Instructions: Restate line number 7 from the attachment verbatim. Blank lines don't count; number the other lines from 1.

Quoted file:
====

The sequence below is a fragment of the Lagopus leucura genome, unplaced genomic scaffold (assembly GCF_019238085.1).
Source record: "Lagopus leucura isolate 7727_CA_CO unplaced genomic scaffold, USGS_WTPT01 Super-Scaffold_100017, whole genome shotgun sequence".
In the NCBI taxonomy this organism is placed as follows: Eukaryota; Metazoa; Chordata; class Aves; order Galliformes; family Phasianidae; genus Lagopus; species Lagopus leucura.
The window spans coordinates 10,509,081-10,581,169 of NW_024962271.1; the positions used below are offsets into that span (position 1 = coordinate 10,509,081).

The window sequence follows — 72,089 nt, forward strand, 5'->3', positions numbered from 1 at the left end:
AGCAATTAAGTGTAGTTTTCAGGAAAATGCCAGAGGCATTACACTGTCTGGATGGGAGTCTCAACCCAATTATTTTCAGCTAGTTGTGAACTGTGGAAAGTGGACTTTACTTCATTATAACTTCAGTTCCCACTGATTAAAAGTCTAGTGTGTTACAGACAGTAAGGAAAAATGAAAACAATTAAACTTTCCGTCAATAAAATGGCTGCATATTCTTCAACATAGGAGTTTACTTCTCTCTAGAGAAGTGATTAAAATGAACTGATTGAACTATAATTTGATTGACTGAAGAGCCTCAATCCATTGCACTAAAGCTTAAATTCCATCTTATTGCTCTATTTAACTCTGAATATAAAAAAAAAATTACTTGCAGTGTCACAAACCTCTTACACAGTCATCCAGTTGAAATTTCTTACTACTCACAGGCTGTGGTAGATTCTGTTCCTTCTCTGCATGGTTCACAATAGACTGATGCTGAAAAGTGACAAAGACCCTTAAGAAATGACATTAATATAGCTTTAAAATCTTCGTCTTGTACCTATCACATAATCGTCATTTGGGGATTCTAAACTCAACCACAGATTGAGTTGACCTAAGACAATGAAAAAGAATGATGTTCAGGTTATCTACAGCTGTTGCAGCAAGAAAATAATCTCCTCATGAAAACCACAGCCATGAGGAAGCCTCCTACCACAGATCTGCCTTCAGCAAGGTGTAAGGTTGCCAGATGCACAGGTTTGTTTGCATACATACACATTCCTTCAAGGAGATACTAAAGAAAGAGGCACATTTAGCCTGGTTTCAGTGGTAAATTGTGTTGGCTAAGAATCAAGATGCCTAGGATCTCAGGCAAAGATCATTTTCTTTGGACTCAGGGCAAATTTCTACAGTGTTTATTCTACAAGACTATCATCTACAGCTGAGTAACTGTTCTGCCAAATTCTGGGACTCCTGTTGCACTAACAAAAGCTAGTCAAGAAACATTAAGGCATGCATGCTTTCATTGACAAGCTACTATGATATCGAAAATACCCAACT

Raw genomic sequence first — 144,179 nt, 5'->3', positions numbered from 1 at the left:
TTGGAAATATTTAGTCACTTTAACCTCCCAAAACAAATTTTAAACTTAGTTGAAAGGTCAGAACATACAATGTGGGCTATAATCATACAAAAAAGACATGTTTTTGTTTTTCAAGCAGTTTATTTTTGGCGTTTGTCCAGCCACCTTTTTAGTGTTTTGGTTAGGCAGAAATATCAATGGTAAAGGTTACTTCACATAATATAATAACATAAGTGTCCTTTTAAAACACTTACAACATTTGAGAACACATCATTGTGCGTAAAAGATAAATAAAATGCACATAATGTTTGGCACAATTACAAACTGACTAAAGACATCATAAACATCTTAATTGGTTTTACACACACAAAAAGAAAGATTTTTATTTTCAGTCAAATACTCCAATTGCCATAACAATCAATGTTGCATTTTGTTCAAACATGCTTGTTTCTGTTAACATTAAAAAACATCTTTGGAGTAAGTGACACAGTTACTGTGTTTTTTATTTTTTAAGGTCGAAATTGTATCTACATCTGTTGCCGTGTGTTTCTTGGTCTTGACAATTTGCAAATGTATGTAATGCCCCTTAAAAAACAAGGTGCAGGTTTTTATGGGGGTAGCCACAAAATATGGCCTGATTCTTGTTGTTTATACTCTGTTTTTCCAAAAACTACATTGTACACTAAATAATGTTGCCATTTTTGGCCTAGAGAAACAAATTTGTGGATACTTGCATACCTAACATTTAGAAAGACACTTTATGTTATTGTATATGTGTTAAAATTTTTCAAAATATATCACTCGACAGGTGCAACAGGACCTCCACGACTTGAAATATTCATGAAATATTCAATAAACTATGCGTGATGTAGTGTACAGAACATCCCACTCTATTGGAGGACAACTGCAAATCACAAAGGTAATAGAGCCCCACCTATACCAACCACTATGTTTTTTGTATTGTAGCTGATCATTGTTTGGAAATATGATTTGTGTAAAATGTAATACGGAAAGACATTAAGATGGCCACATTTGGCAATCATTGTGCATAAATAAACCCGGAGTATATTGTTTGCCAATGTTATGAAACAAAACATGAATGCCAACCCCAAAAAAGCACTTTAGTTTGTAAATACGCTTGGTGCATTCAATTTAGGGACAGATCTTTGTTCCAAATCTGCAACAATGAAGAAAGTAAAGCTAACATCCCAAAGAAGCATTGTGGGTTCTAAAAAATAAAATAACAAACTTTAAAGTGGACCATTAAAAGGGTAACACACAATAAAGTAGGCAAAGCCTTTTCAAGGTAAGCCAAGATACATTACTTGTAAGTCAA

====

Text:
Raw genomic sequence first — 144,179 nt, 5'->3', positions numbered from 1 at the left: